[Jace]: Your whole body.

[Heather]: I remember it must have been in the cafeteria which somehow made it even worse because then you know everybody’s in the cafeteria seeing it happen and just struggling to breathe and like tears streaming down my face. I did not go to the hospital, but I definitely stuck it out for the rest of the day. I think the nurse had me like run my wrists under cold water to try to like calm myself down, but outside of that I don’t recall having any some support. You know and I continued to have panic attacks on a very regular basis after that, it was like a floodgate opened you know once you have one [panic attack] they keep on coming. Especially if there’s no resolve.

[Jace]: What’s interesting I find about that—the nurse helping you—is that yes, the nurse helped me but the people that helped me the most were always my friends and my peers. My peers were the ones that checked in on me the most after it happened, my teachers would be more concerned with getting me caught up with schoolwork, and my peers even the ones that I wasn’t necessarily friends with or didn’t talk to on a regular basis were the ones that were concerned and checking in and shocked when I came back to school that day.

[Heather]: That is so relatable and honestly even now you know being a young adult I find that my peers are the biggest support. You know they understand and validate the experience more than anyone else I know, and always make the effort to check in whereas you know older generations I find brush it off much quicker.

[Jace]: And struggle with it, I think, because I find that the older generation was never taught how to talk about or handle their own feelings and therefore it’s an uncomfortable conversation for them. Whereas for our generation it’s normalized or becoming normalized at least, so it feels a lot more comfortable to walk up to your friend and say: “I’m really depressed right now, and I need a minute”. Whereas walking up to an adult it’s a different conversation. If you walk up and said: “I’m feeling really depressed right now and I need a little bit I need some support” and I mean some time it’s more of well how are you going to fix it so that you can get back to work you know.

[Heather]: Yeah, yup.

[Jace]: Which was very interesting for me, so after high school I had gone to college and I never really wanted to go to college but like you said college is normalized it’s what we’re supposed to do, it’s what we’re expected to do. So, I ended up going and at first, I had a really good time I was enjoying meeting new people and getting the chance to study something that I finally found interesting. But it was so stressful, and I found myself shutting down a lot my anxiety was just really getting to me, I started having a lot more panic attacks and my depression was so bad that I didn’t want to get out of bed. But my anxiety was so bad that I knew if I didn’t get out of bed that I would make things worse, I would dig myself into a pit or go into a spiral, and so I found myself eventually just like locking myself in the library to study for upwards of 14 hours a day sometimes. Without leaving to like eat or go to the bathroom anything. Um and I studied so hard and at one point I got a midterm back that I had spent weeks studying for and when I flipped it over and saw a big 23% on the back I went into a spiral and I left that classroom leaving everything I brought with me behind and I had gone back to my dorm room and I had actually made my second suicide attempt. While I was there, or no. The next day when I woke up the mentality was OK how are we going to get you better so that you can get back to school and in that moment; I realized that mental health is just not treated how it should be, and I made the decision to drop out of college. And to be honest it was one of the most difficult decisions I’ve ever made because there is such a pressure on young adults to go to college and to get a degree and yes, it is important I think but I don’t think it’s the path for everyone, and I definitely don’t think it is the only path that young adults can go down. Dropping out of college was one of the best things I think I ever did for my mental health and because I was able to take care of my mental health in that moment, I was also able to take care of my physical health better, as well. I got sober after dropping out of college because college was a huge reason for my self-medicating. And I was able to start focusing on what I was passionate about and what actually made me happy. By focusing on what made me happy and actually chasing that I have had so many less-panic attacks in the meantime. And I’ve realized that like I’ve been able to find purpose and I’ve been able to find drive again and now what works for me isn’t necessarily going to work for everyone, but I realized that by stressing myself out and by not focusing on my mental health I was only making my mental health worse.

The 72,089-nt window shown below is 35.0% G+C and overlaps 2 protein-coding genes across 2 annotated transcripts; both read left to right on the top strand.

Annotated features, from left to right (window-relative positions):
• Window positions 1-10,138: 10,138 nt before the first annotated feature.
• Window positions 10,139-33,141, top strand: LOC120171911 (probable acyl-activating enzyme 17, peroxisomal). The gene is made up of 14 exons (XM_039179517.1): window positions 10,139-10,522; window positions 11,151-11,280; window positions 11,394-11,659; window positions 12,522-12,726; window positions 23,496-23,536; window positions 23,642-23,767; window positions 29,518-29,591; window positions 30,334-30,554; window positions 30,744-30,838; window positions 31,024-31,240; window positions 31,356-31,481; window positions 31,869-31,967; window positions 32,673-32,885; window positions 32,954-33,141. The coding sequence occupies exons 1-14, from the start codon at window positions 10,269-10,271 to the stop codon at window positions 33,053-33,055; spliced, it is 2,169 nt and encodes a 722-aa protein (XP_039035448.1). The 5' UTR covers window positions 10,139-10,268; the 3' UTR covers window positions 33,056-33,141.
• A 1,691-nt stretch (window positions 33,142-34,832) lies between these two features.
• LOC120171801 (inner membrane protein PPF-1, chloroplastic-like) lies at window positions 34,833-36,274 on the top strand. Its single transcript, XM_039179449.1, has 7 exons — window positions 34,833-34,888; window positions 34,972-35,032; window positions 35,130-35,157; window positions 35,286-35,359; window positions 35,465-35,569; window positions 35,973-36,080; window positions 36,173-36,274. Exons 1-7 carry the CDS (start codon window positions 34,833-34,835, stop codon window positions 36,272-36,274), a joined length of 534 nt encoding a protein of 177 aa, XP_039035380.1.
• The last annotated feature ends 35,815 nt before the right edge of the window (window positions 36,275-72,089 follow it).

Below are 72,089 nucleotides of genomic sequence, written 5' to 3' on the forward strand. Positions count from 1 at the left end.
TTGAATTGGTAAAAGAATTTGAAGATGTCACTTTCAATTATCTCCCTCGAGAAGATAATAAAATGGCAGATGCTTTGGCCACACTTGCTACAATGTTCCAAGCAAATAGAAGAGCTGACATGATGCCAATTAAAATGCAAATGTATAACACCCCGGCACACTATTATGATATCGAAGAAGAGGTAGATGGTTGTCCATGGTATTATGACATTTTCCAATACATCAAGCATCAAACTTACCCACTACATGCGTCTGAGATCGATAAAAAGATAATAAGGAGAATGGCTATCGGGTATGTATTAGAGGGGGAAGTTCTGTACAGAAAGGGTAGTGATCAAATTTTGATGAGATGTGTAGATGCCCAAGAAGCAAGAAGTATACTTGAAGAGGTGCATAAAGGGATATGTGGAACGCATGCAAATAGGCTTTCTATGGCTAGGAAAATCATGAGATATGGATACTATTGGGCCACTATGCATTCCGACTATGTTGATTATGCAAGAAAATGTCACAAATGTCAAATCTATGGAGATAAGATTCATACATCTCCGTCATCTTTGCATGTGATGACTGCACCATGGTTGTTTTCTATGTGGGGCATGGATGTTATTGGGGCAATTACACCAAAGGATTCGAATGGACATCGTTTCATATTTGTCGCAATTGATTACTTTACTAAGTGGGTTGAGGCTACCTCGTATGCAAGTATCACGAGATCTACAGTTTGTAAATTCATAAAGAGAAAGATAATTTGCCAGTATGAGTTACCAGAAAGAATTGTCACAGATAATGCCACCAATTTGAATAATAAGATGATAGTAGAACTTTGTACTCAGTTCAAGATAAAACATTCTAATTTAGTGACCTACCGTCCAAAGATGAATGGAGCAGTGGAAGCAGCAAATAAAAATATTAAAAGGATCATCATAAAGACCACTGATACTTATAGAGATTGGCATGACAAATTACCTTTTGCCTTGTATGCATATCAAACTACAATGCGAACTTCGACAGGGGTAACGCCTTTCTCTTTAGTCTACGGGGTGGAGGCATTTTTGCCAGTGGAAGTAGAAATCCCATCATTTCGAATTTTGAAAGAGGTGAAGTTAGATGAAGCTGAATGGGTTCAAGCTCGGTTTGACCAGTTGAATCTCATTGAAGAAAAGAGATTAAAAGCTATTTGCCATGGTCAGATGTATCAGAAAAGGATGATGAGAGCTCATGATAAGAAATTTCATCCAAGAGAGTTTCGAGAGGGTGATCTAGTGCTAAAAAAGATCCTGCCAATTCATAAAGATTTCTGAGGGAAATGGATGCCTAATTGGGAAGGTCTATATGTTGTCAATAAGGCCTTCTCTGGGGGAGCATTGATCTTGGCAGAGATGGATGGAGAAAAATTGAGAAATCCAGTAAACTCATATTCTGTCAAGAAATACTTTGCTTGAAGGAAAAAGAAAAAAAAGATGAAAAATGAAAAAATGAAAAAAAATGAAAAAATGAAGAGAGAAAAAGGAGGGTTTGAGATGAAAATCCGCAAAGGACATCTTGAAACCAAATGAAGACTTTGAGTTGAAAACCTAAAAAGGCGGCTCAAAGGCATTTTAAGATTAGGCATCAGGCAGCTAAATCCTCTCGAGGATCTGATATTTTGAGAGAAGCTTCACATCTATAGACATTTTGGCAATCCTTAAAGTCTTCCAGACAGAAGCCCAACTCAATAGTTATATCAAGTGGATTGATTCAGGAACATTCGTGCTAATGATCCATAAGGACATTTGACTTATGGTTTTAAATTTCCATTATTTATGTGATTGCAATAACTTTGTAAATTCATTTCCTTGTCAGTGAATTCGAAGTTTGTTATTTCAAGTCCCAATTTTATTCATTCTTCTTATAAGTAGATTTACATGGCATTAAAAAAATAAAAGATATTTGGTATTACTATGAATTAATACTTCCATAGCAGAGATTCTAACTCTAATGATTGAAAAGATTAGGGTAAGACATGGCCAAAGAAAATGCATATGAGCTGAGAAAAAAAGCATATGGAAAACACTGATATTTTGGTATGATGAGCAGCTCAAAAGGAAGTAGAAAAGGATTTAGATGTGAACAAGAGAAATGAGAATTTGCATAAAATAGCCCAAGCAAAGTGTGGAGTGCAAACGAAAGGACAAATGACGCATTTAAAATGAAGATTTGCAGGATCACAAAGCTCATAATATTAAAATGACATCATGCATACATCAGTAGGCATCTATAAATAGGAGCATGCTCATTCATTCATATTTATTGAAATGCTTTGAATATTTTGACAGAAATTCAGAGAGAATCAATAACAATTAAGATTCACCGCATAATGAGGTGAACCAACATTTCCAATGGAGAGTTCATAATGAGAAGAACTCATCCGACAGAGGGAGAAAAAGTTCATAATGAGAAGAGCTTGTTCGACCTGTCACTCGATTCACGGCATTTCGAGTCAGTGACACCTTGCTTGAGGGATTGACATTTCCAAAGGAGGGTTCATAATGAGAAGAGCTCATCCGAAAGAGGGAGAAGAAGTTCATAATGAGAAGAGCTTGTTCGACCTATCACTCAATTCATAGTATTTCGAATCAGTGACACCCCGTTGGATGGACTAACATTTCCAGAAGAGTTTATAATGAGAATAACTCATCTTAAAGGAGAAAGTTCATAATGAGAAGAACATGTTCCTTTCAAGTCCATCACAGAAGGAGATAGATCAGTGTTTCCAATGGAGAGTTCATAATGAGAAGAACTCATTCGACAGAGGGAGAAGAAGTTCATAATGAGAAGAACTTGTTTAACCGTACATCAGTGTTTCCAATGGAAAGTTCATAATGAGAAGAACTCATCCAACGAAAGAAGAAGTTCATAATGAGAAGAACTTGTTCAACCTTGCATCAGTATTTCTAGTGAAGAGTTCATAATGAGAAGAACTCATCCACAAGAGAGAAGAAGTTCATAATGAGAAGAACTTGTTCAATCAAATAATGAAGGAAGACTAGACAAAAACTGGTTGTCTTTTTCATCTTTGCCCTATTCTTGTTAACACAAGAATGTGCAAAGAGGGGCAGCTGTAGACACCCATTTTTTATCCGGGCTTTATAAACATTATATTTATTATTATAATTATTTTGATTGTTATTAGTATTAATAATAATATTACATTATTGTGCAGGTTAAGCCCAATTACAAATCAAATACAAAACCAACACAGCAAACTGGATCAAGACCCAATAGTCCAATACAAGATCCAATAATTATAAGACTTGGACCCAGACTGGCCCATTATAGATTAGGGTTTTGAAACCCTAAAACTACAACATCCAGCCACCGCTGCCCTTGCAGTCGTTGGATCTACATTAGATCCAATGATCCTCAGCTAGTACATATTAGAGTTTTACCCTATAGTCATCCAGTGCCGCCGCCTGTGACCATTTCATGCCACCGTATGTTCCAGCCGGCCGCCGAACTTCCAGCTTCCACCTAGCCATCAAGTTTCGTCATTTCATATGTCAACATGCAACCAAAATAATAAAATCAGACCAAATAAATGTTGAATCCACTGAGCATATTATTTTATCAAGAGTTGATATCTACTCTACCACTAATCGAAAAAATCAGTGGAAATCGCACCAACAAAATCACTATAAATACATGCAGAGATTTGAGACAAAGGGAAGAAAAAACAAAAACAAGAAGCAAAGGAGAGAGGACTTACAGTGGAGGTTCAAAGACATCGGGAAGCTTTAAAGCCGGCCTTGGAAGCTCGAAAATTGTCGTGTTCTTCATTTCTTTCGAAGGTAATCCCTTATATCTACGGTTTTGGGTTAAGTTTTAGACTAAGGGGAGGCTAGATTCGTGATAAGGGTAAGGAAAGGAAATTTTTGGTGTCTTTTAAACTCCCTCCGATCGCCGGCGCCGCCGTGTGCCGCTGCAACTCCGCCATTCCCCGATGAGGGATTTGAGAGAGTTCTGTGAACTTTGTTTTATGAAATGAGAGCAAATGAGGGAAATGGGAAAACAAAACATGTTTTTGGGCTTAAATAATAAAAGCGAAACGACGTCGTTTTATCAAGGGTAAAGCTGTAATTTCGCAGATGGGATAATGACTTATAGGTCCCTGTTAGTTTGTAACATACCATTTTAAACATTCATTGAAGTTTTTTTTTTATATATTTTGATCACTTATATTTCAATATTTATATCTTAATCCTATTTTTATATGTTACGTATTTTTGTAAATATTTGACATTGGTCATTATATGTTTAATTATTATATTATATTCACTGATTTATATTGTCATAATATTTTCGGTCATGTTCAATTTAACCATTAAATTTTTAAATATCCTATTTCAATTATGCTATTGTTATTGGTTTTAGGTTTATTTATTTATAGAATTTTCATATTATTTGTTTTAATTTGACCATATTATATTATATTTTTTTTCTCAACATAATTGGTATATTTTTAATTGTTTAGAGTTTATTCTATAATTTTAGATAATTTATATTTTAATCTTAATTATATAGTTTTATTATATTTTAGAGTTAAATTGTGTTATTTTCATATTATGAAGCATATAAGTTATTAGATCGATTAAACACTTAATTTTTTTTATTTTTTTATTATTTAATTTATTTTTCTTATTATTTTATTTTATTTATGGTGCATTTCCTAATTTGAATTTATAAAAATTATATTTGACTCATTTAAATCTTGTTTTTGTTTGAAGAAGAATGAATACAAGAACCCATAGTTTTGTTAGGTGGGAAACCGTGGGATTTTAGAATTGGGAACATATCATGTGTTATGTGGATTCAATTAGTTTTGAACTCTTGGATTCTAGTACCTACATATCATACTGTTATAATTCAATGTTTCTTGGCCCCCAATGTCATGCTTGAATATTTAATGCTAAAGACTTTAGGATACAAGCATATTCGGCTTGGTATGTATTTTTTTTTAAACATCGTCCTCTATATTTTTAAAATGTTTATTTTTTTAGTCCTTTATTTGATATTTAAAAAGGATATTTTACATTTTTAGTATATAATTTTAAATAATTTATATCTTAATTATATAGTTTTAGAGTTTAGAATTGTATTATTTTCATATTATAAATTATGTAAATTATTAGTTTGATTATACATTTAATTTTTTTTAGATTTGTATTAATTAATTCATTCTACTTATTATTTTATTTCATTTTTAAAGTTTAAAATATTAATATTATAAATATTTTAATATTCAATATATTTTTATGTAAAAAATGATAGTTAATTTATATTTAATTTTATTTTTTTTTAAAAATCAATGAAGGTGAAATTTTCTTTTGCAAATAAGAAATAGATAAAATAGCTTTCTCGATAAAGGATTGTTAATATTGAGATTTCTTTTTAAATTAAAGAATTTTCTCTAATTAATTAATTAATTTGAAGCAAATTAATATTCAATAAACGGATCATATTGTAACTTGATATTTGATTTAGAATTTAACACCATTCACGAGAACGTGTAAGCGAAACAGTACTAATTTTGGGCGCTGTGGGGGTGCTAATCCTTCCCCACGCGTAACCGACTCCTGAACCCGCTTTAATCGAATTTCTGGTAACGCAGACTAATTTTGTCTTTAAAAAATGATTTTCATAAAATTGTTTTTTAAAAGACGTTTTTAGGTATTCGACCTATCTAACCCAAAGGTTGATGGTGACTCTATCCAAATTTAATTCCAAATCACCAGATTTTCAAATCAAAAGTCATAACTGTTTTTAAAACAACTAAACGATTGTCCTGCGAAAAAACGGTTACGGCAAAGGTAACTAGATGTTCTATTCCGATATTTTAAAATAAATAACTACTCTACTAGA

[Heather]: I—I have a lot to say about that. Yes! like especially in college there’s just so little room for flexibility and self-care, especially you know if you don’t have the financial supports to you know have somebody pay for part of your school or your housing, or you know you don’t have the ability to like stay-at-home and commute. Things like that. Frequently folks are pushed into working while they are in school. I worked the entire time that I was in school and I never got days off, you know, I would work six or seven days a week between school and work. And it really became a necessity for me to function; to just bottle. I never gave myself the space to process everything that I was carrying, which was a lot, because if I did I it would derail my productivity. You know and professors and administration in the schools, they don’t really offer the support that you need, at least not in my experience. You know to miss class here and there or hand in assignment late, there’s always a penalty. Then if you’re handing something in late and then you get a penalty, you know, you beat yourself up more for handing it in late like: “Oh well it’s my fault ’cause I let myself take a break”. A really gigantic regret that I personally have is not either taking a break from school or you know going to part time, because I just pushed myself to get through it. Going part time or taking a break did not feel like an option.